Most members of the crowd held an unlit red, white, or green candle as the woman on the steps of the Episcopal church smiled broadly and called for them to gather in the fading light of dusk. Street and security lights clicked on as a dozen or so carolers shuffled closer together and closer to her, kicking up a little snow in the process.
“Welcome! Welcome all good people, and Happy Holidays! I am the Reverend Eucalypsis Wollstonecraft Meriwhether!” she announced as though she were revealing the grand finale of a magic act, then feigned a W.C. Fields-styled inside joke or backhanded secret whisper. “But most people conserve their oxygen and just call me Reverend Stoney!”
Sporadic chuckles fluttered throughout the group standing on the snow-blanketed lawn.
“Yes, there’s a story behind that name. Yes, you are perfectly welcome to ask me about it some time,” she continued. “Oh, and before I forget, they/them, and I thank you in advance,” she added with a flourish, a partial genuflect. “I’m very glad to see Reverend Eustis from the Unitarian Universalist church here with his partner, Bodi, is it? Bota? Anyway, ‘B’,” she said with a self-deprecating laugh and gesture. “I’d also like to recognize my special friend, Mitch, who is leading the singles ministry at the progressive Methodist congregation she–er, he–just helped start downtown. Please, greet everyone while manifesting the peace of the solstice.”
The members of the crowd exchanged enthusiastic, cheerful greetings of “Happy Holidays!” while Reverend Stoney continued talking over them.
“Mitch will be passing out these flame stickers,” she said, holding up her index finger to show them the orange and yellow sticker clinging to her fingertip. “Actual flames are not only dangerous but also tend to trigger anyone who ever survived a house fire or cross-burning, so please be respectful and do not light yours!”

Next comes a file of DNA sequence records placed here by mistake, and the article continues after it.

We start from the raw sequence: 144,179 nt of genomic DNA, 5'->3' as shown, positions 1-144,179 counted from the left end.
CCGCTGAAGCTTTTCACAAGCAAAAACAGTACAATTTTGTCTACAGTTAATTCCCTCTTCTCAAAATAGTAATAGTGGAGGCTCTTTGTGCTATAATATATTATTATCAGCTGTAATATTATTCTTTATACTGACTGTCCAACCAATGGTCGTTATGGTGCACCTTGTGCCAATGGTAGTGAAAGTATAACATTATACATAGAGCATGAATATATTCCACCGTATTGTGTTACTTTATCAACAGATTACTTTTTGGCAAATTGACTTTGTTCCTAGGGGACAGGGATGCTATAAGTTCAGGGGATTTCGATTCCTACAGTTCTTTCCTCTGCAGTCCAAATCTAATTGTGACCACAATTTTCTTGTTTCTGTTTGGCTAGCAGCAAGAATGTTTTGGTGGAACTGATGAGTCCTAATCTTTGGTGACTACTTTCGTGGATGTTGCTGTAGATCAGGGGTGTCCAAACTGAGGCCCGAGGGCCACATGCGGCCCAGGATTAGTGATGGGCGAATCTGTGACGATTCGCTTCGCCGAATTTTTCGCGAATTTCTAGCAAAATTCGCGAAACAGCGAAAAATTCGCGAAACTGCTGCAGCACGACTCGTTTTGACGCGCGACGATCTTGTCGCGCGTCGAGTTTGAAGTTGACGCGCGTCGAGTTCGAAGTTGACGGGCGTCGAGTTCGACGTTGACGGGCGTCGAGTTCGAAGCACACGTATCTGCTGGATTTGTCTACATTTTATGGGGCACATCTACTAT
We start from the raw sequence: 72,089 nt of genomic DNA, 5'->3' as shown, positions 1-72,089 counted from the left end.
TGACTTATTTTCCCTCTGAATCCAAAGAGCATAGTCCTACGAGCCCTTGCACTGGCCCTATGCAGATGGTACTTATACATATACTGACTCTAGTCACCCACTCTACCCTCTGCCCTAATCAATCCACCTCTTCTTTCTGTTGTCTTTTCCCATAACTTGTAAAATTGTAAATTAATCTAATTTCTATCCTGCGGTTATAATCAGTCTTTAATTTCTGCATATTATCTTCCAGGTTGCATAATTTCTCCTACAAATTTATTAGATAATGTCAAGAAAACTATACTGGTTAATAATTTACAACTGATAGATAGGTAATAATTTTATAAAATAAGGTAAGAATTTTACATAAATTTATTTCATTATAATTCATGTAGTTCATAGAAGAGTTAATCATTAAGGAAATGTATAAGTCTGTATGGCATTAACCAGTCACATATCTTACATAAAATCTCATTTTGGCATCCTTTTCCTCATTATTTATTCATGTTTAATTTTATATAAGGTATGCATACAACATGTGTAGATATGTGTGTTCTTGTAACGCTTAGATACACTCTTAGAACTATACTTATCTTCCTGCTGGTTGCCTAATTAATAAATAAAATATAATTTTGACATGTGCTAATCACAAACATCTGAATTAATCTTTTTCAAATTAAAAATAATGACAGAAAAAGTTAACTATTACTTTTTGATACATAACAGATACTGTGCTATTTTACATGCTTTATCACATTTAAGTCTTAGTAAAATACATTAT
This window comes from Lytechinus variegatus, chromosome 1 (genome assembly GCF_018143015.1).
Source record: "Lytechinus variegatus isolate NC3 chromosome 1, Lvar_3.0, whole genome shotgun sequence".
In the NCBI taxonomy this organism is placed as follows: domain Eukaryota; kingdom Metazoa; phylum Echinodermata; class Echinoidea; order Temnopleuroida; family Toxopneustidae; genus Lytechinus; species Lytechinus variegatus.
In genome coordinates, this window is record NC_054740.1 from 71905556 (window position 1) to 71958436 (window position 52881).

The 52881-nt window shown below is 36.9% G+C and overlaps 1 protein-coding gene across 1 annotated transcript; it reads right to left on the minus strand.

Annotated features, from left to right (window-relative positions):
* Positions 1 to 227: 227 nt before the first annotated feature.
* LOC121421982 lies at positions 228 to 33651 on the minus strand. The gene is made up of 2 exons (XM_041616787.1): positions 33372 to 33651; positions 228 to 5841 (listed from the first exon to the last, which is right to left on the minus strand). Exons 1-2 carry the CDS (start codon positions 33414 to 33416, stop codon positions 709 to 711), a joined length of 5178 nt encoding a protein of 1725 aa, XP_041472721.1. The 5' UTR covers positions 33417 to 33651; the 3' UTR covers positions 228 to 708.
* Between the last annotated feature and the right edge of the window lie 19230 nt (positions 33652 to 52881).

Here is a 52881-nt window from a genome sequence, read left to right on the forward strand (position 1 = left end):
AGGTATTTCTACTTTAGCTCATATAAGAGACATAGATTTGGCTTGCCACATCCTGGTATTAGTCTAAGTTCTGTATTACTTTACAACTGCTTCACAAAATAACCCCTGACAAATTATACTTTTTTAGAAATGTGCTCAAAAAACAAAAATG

Most of the crowd nodded although a few looked confused.
“And finally, if you look in your folders you will see that the lyrics of these wonderful carols have been rewritten to better reflect the inclusive non-religious spirituality we’ve all come to expect in these dark time–”
The sudden blaring of a sound they were not familiar with–and which was later described by a disheveled caroler as some kind of “out of control, demonic kitchen blender of the patriarchy”–announced the Samurai’s arrival.
No one saw which way he came from. Suddenly, the crowd parted and backed up forming a ragged circle with him at the center where he was recorded spinning up three perfect donuts by someone quick with their phone. What they didn’t see was the plastic charcoal lighter fluid bottle he was squeezing as he spun. The crowd gasped as he locked eyes with the phone’s owner and drew his pickled-oak katana–almost white–from the scabbard on his back. The words “Merry Christmas’ could be seen written in ragged red letters on the blade as the Samurai caught the man’s offending phone with the tip of the sword and launched it into a nearby non-binary manger scene, then pulled a several large, lit matches seemingly from nowhere and dropped them on the ground.
The lighter fluid immediately ignited causing the carolers to back up quickly. A few turned and ran.